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Tuesday, October 25, 2016

House Republicans announced on Thursday that they will offer legislation temporarily increasing the debt limit, in exchange for “good-faith negotiations” with the White House over the federal budget.

“What we want to do is to offer the president today the opportunity to move a temporary increase in the debt ceiling,” House Speaker John Boehner (R-OH) told reporters, in exchange for “willingness to sit down and discuss with us a way forward to reopen the government, and to start to deal with America’s pressing problems.”

Boehner did not specify which issues qualify as “pressing problems,” but House Republican Conference chair Cathy McMorris Rodgers (R-WA) highlighted “long-term debt drivers,” sounding much like the plan that Rep. Paul Ryan (R-WI) floated in a Wednesday op-ed column.

Although Speaker Boehner has repeatedly failed to unite his caucus around his legislative gambits in the past, there are hopeful signs that Republicans will get on board with the short-term increase. Right-wing representatives such as Steve King (R-IA) and Michele Bachmann (R-MN), who have typified the opposition to the Speaker in the past, are signaling that the Republican caucus could support Boehner in this instance.

Democrats may be a tougher sell. The proposal would not reopen the federal government, which will likely be a sticking point with the White House. President Barack Obama has vowed not to negotiate with House Republicans until both the government shutdown and the threat to breach the debt ceiling end.

“While we are willing to look at any proposal Congress puts forward to end these manufactured crises, we will not allow a faction of the Republicans in the House to hold the economy hostage to its extraneous and extreme political demands,” an anonymous White House official told Politico on Thursday. “Congress needs to pass a clean debt limit increase and a funding bill to reopen the government.”

House Republicans will presumably discuss their plan with President Obama when 18 GOP House leaders and committee chairs meet with him at the White House on Thursday afternoon. The House is not expected to bring any legislation to the floor until after the meeting takes place.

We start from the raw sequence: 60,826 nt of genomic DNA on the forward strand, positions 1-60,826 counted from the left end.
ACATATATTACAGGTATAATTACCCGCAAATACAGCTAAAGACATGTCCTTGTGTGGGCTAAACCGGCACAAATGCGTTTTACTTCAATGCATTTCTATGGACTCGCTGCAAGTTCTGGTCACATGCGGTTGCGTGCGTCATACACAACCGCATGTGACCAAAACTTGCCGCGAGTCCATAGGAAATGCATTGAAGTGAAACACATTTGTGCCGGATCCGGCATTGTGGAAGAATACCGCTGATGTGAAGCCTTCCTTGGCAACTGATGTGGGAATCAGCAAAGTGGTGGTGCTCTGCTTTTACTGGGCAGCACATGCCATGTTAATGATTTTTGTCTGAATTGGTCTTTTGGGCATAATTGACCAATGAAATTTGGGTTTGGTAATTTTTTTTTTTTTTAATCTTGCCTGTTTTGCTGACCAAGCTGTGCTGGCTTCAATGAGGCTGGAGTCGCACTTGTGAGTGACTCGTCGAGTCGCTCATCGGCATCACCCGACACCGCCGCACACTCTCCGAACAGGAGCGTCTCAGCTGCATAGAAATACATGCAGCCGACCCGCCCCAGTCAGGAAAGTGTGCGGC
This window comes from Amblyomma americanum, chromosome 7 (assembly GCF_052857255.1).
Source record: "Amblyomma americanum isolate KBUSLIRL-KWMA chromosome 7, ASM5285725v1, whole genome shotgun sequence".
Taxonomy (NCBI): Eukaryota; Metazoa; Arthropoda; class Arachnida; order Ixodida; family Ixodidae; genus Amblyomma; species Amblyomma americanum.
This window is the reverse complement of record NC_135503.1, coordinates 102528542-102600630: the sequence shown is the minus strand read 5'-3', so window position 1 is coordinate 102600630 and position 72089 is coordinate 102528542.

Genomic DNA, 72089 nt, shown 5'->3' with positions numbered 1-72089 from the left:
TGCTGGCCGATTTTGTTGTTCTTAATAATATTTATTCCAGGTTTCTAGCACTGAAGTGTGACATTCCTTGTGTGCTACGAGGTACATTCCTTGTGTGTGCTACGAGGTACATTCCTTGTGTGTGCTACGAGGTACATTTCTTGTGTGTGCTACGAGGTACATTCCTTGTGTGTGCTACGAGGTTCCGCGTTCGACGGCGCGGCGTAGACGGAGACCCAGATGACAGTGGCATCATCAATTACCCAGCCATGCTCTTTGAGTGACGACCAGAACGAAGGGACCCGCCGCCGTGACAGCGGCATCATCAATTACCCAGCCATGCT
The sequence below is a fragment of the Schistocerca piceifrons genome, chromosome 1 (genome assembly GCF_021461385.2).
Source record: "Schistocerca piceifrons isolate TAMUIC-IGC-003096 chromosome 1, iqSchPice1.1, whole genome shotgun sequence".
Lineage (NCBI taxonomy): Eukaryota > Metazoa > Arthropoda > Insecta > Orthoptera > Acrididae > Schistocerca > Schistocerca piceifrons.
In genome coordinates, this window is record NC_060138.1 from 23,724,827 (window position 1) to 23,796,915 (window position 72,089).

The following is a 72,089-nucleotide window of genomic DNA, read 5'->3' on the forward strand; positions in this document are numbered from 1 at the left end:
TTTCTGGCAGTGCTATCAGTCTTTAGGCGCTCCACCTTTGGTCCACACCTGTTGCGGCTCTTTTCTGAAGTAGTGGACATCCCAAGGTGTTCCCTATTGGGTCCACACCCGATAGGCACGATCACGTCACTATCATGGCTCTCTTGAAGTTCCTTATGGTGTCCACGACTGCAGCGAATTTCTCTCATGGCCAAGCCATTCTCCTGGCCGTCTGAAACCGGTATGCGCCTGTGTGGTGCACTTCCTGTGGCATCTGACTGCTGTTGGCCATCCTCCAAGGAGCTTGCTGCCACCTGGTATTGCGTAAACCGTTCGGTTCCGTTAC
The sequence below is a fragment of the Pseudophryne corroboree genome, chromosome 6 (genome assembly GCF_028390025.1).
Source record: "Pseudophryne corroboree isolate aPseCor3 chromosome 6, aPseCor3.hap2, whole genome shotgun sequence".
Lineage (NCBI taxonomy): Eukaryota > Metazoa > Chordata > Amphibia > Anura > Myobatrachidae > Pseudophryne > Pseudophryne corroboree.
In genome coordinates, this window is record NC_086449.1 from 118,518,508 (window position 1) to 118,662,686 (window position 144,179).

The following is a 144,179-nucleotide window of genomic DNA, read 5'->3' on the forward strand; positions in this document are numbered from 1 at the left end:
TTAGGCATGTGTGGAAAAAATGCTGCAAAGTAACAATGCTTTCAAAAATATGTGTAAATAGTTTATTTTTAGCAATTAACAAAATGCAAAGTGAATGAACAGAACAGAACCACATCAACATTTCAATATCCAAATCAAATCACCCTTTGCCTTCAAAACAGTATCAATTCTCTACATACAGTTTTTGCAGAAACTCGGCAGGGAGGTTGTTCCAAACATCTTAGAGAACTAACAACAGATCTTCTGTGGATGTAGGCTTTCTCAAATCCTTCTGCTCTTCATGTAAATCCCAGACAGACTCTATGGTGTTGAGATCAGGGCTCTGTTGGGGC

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Copyright 2013 The National Memo
  • docb

    The caveat in this tripe proposal is that the Treasury would NOT be allowed to use their powers to avert default..More crap from the dithering children of the right!
    No more bandages from the hostage takers of the childish right!

  • Lynda Groom

    Can’t these fools just increase the ceiling for a year or so? This plan is just a band aid forcing all of us to deal with this nonsense again for the holidays. What a joke.

  • sigrid28

    What I want to know is whether the Senate can amend this bill to make it clean and to extend the time period it covers, let’s say one year instead of six weeks and NO STRINGS ATTACHED like tying the hands of the Treasury? It has to go through the Senate before it reaches the desk of the president just for this purpose. My question is, does it then have to go back to the House, to sign off on amendments to the bill it sent over? If so, let the fur fly! The world is watching. It will not see a short term bill that ties the hands of those who handle the world’s loans to us as suitable, nor will the stock markets. No strings attached means no strings attached.

  • rhallnj

    Why can’t Lew take advantage of any extension to do some massive borrowing and build up a cash position that will carry us well into next year?

  • docb

    No boneher and the baggers did not…and President Obama told them — NO! Just now!

  • Sand_Cat

    KEEP IT SHUT DOWN. There is no such thing as “good faith negotiations” with Republicans. Someone has to make clear that this is unacceptable behavior, and will never be rewarded.

  • clarenceswinney

    An argument against it is that it singles them our for higher taxes
    The excise tax is huge 2.3%. Health care reform will increase demand
    for devices over all. Ir does not apply to devices made in USA and exported.
    It does apply to imported devices. Therefore, it was designed to protect competitiveness
    and job creation in USA—for a change.